Date Published: April 18, 2019
Publisher: Public Library of Science
Author(s): Raquel De la Fuente-Anuncibay, Ángela González-Barbadillo, Jerónimo González-Bernal, Esther Cubo, Juan P. PizarroRuiz, Katya C. Fernandez.
Numerous interventions propose mindfulness training as a means of improving empathy. Our aim is to analyse the relationship between mindfulness practice and empathy through the mediating process of trait mindfulness. This sample comprised 264 undergraduate students (x¯=24,13years, SD = 11,39). The instruments used were Five Facet Mindfulness Questionnaire and Toronto Empathy Questionnaire. The indirect effect was calculated using 10.000 bootstrap samples for the bootstrap confidence intervals corrected for bias. Empathy improvement is mediated by changes in the cognitions derived from mindfulness (B = .346, p<.01). The direct effect of mindfulness practice on empathy disappears in presence of this mediator (B = .133, p>.05). Mindfulness interventions that aim to improve empathy should focus on three of its components; observing, describing and nonreactivity to inner experience. Given the significance of the results, the research must be extended to larger samples.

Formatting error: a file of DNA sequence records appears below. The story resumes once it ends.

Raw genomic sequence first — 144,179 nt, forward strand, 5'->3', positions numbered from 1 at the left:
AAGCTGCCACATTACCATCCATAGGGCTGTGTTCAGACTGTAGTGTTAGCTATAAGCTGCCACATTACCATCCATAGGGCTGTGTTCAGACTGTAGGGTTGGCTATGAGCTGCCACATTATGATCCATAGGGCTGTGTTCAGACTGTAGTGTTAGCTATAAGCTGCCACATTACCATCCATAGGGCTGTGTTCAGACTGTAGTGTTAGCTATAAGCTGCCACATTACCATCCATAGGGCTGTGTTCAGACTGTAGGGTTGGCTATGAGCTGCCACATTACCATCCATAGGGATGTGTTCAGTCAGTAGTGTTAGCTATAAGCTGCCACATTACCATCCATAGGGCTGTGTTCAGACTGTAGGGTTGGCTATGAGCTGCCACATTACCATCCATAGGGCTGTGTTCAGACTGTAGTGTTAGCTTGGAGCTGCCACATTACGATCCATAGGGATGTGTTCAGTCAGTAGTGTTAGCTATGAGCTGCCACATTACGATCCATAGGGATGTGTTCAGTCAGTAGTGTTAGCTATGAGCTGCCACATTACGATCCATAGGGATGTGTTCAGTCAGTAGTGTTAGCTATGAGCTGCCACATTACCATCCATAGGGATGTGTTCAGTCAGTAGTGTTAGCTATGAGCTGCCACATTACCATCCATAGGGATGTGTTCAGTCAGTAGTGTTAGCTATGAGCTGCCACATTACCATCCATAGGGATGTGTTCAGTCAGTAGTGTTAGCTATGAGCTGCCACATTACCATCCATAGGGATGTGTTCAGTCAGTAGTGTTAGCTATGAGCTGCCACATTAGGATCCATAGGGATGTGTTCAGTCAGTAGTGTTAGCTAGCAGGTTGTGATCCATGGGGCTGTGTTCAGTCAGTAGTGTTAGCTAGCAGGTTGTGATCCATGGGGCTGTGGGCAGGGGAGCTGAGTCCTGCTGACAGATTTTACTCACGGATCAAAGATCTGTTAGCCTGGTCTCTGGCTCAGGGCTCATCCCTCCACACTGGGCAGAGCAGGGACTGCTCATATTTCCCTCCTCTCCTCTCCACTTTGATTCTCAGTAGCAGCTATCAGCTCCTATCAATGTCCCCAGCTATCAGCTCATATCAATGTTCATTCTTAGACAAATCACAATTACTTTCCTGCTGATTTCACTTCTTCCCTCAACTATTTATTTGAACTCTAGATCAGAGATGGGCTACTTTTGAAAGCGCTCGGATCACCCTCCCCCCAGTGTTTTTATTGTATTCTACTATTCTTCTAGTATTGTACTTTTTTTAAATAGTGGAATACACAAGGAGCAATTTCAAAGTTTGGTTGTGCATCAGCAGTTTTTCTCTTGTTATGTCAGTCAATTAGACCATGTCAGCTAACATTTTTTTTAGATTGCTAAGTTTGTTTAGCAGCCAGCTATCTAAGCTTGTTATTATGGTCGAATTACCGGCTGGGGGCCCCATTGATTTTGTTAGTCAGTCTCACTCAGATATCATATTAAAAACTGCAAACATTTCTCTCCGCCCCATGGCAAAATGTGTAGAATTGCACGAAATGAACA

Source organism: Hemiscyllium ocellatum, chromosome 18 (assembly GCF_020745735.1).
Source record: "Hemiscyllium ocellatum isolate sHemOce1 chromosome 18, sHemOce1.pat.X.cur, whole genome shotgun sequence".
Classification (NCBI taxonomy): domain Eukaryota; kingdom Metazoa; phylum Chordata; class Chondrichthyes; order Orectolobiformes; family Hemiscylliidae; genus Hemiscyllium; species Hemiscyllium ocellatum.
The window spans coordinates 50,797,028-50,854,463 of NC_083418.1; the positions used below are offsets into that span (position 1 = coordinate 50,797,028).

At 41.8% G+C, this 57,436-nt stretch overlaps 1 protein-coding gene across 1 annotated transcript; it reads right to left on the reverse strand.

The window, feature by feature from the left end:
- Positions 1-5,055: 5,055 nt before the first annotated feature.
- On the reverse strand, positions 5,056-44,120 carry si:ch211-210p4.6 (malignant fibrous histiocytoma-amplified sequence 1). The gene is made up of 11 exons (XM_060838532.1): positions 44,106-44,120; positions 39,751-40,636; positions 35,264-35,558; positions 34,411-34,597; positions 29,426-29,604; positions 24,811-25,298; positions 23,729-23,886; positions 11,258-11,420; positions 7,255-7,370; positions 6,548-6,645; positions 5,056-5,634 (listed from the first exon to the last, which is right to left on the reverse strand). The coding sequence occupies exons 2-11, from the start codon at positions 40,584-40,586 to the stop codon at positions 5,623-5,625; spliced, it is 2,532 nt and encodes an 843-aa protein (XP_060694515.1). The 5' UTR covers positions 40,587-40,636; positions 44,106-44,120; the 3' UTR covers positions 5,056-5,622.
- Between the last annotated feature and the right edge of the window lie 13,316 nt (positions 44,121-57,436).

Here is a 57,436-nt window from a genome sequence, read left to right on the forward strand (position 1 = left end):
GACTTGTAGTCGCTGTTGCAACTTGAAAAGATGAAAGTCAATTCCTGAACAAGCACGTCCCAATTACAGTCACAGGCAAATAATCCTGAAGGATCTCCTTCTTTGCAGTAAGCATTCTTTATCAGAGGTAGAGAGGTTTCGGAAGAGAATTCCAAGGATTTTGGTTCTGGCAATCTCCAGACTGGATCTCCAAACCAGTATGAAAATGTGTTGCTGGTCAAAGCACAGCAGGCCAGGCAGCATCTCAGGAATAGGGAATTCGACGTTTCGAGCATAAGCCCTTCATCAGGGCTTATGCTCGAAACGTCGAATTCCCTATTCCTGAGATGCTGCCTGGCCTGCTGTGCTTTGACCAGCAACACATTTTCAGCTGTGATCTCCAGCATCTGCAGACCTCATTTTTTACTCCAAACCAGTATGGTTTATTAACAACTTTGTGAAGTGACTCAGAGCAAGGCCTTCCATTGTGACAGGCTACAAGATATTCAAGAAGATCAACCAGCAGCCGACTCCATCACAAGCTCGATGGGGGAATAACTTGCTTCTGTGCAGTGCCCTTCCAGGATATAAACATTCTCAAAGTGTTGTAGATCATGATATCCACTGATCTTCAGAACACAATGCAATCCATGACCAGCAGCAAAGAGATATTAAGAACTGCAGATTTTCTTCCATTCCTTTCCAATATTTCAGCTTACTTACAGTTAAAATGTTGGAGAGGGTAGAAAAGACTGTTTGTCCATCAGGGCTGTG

Over the past decade, mindfulness-based interventions have been seen to offer promising therapeutic results throughout the life cycle, from infancy to senescence [1–3].
The main objective of this work is to confirm, from the total measurement of the cognitions of the mindfulness construct, the relationship between practicing mindfulness (in informal contexts) and improving empathy.
The findings found in this paper seem to indicate that mindfulness practices in informal settings involve modifications in mindfulness cognition, and that these also influence the development of empathy.